How do the profits work? Let me explain. Let's start with the demand level on the left, where the two black demand lines begin. Price rallies from that level because demand exceeds supply. Do you or anyone you know have an account size to create a demand level like that in the S&P, one of the biggest equity index markets in the world? Probably not. So, if it's not your demand, who's demand is it? It's either a big bank's or an institution's demand. Next, let's focus on the pullback, when price declines back to the area, which is where we are buyers according to our rule based strategy. Let's specifically focus on the sellers. Who is selling on that Fed news when our students are instructed to buy? Is it a consistently profitable seller or a novice seller? Only a novice seller would sell after a decline in price like that and into a price level where demand exceeded supply. So, what you have at that moment is a novice seller selling against an institutions buy order. Really think about that for a moment. At that moment, it's like Seattle against Jacksonville (no offense Jaguars fans), the Blackhawks against the Buffalo Sabres (no offense Sabres fans), Ali against my 95-year-old grandmother (she is tough but not that tough). I think you get the point. You have the smartest most profitable buyer buying when the most novice seller is selling. The outcome of that battle is VERY predictable. This very unbalanced equation or battle almost always takes place in the first two hours of a trading day.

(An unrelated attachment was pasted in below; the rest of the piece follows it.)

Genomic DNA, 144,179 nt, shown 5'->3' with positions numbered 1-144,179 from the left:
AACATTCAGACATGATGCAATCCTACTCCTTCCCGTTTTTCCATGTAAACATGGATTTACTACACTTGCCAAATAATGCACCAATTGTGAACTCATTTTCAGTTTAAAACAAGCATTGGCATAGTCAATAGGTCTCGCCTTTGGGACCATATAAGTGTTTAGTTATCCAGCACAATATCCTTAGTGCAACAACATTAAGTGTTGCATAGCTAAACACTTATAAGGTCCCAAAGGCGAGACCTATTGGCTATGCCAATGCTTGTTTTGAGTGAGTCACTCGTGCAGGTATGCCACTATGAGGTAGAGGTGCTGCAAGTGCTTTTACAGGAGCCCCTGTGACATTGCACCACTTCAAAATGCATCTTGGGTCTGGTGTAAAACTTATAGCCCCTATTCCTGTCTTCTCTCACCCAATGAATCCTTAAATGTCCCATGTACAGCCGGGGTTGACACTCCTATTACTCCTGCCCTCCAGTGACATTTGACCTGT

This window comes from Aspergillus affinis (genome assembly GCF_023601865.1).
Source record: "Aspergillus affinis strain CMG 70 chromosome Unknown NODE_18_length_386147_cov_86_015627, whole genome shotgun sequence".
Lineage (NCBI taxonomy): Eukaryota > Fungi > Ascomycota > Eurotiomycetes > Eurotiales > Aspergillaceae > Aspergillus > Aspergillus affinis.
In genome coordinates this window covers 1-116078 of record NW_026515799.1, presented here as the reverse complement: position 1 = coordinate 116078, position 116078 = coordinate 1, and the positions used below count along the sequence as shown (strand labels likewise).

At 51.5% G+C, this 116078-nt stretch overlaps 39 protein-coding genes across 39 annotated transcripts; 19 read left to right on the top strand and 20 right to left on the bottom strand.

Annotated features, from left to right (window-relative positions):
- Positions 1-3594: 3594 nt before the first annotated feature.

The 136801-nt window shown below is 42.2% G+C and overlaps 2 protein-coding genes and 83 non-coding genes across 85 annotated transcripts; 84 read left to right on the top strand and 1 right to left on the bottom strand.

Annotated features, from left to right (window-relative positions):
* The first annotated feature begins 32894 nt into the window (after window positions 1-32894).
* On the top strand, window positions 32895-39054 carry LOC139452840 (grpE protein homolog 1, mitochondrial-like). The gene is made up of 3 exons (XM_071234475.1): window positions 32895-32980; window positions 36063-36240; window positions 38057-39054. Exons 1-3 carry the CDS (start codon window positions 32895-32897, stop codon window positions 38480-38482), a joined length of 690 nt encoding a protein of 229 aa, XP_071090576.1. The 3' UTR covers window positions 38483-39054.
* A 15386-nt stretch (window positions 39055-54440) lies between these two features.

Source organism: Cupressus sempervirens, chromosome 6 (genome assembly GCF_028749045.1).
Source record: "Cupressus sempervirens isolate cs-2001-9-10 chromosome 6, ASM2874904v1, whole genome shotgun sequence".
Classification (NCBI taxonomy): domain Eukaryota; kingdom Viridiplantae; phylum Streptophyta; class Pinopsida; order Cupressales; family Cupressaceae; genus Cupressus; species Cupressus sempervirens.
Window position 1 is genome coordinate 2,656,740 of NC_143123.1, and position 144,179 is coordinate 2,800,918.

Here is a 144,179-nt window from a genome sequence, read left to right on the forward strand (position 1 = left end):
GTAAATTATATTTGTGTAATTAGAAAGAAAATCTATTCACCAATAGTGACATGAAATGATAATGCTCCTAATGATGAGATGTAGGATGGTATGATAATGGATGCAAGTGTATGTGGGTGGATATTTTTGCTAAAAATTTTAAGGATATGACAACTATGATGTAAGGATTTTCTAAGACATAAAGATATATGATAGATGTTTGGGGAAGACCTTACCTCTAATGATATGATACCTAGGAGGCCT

This rule based strategy takes about two hours a morning to employ, in the early morning, if you have the time. The key is knowing what the picture of institution/bank demand and supply looks like on a price chart, understanding the simple rules of the strategy, and having two hours in the morning to execute the analysis and strategy.

Editor's note: This story by Sam Seiden originally appeared on Online Trading Academy.

To read more from Online Trading Academy, see the following articles:

Understanding Future Market Direction Using an Interesting Study

Set Rules and Keep Them -- Your Path to Trading Success

Keeping Trading Simple